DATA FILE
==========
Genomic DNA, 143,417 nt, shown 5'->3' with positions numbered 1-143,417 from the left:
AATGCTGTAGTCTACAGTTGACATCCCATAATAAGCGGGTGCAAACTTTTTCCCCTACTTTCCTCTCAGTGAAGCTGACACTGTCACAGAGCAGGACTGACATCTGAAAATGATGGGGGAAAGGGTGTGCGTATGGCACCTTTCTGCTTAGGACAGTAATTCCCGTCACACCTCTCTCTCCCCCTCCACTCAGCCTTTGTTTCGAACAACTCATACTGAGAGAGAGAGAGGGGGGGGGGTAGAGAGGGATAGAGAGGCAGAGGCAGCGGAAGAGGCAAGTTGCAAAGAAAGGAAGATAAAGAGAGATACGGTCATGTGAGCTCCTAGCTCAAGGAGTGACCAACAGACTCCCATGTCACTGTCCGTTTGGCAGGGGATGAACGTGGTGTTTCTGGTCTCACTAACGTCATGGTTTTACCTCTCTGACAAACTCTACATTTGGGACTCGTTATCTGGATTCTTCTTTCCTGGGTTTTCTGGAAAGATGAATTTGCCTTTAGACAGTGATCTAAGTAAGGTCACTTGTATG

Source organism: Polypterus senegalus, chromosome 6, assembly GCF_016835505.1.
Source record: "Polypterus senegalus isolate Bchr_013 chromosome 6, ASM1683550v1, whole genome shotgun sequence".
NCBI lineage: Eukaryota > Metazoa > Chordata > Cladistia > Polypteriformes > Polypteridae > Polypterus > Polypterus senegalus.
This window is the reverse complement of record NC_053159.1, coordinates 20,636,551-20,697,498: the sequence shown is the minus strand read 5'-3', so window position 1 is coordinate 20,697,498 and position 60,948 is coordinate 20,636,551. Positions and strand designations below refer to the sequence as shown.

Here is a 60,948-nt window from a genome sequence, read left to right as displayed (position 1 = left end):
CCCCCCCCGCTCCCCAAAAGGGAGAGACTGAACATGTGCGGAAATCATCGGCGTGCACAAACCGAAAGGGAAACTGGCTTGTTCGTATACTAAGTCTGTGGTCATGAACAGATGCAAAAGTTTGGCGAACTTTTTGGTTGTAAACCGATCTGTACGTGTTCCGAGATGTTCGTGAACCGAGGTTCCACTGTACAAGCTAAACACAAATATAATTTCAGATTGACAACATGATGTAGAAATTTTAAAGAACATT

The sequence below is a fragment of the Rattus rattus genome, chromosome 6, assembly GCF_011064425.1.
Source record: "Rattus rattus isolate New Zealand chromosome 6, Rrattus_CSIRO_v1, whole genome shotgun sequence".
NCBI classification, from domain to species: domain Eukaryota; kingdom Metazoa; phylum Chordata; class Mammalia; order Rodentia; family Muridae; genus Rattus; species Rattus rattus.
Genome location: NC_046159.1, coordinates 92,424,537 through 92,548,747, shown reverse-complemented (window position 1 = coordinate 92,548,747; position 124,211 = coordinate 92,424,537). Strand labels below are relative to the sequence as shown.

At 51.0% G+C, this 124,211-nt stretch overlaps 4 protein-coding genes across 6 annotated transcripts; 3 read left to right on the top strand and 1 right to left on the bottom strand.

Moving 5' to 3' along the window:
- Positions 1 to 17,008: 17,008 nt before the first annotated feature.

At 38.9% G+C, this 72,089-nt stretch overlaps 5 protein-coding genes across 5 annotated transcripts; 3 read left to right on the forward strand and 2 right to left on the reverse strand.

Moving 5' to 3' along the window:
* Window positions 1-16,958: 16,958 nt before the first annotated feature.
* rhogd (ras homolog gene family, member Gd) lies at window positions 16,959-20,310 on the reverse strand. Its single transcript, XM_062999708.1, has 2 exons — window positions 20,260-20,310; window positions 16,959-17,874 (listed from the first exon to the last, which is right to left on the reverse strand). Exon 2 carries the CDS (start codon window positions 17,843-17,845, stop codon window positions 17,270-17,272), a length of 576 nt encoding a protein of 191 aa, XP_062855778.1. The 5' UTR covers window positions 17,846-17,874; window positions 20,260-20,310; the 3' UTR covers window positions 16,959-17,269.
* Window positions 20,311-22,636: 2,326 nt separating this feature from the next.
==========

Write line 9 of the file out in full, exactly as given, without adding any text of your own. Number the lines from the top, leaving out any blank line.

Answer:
The sequence below is a fragment of the Rattus rattus genome, chromosome 6, assembly GCF_011064425.1.